CHG: In researching Lemuria, I read anti-colonial historian Dr. Sumathi Ramaswamy’s book The Lost Land of Lemuria, Fabulous Geographies, Catastrophic Histories. The book opens with the same quote from Oscar Wilde as José Muñoz’s book Cruising Utopia: the Then and There of Queer Futurity. It was like these ideas were always in conversation and I was just tuning in. It’s about grief and loss and collective imagination. In my early research about Lemuria, they were framed as psychic hermaphrodites and I took it in this literal woo woo way that excited me, like trans and queer ancestors that were telepathic. And they worked with crystals – these were our queer prehistoric psychic beings!
Come to find very late in the course of my project that psychic hermaphrodite was a pathological term from Victorian science that meant gay, like a hermaphroditic psyche – not gifted telepathy or psychics. It was also at this time in history that the binary became enforced despite the spectrum of genitals that the scientists had encountered in their research. They drew numerical boundaries that were the basis for intersex surgeries to come.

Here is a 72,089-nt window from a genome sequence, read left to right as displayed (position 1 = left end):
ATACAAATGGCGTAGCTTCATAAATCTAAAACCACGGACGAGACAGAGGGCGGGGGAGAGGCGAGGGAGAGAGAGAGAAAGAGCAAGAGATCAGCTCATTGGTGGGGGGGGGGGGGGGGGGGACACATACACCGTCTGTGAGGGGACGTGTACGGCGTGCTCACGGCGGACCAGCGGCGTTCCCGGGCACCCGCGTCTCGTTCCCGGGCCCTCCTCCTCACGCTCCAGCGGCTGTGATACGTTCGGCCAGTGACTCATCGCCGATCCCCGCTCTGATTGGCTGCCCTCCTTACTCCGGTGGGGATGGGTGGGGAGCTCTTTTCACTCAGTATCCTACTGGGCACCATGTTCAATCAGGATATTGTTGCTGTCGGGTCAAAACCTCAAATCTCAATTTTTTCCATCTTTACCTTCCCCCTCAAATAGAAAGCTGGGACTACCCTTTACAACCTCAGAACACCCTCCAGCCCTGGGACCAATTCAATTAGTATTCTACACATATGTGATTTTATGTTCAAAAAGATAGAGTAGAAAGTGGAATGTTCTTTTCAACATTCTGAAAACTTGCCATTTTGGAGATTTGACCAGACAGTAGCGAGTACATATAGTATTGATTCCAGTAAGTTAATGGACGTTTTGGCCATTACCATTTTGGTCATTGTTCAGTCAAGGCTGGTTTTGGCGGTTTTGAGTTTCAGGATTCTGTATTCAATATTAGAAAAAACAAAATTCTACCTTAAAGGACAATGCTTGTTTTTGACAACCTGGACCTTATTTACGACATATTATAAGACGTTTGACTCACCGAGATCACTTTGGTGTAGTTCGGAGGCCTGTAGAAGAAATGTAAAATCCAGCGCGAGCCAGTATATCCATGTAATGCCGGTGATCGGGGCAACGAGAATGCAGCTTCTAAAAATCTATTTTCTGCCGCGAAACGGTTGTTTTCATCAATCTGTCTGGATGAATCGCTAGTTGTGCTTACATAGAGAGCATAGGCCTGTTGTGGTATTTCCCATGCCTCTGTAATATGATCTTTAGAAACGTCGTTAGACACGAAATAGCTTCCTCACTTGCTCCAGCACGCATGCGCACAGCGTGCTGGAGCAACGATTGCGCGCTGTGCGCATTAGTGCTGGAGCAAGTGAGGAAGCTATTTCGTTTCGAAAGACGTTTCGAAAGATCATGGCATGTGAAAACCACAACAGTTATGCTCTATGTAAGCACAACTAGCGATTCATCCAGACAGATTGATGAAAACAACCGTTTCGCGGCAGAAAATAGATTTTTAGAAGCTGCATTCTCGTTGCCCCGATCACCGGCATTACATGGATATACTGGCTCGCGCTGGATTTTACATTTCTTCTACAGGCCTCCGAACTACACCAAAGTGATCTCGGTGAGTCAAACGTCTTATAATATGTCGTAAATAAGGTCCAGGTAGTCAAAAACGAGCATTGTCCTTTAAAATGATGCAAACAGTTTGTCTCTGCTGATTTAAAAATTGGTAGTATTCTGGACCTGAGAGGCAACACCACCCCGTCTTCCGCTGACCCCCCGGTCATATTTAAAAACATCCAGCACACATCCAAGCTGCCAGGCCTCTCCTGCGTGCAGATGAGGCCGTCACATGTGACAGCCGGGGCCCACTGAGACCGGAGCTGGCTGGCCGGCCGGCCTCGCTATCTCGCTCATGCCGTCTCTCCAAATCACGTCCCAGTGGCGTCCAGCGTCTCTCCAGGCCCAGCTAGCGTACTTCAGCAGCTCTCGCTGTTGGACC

I can go on and I will in the form of a show in October, but I’ll just say that I took all of this as a kind of push to reimagine the ancient Lemurians as a site of prehistoric queer culture and connection.
JE: The lemurs are voiced by queer and trans artists. How do you think working with these artists brings life to the story?
CHG: I was thinking about artists I would like to be in an experimental rehab with to discuss and process our inevitable extinction. The voice cast is Brontez Purnell, Maryam Farnaz Rostami, Heather María Ács, Xandra Ibarra, Zackary Drucker, Ben McCoy, Silas Howard and Siobhan Aluvalot. I found so much resilience and humor in their voices while I was animating. They gave me life so I am sure they will bring life to the story.
Our Future Ends premiers at CounterPulse October 12-27, Thu-Sat. Get tickets here.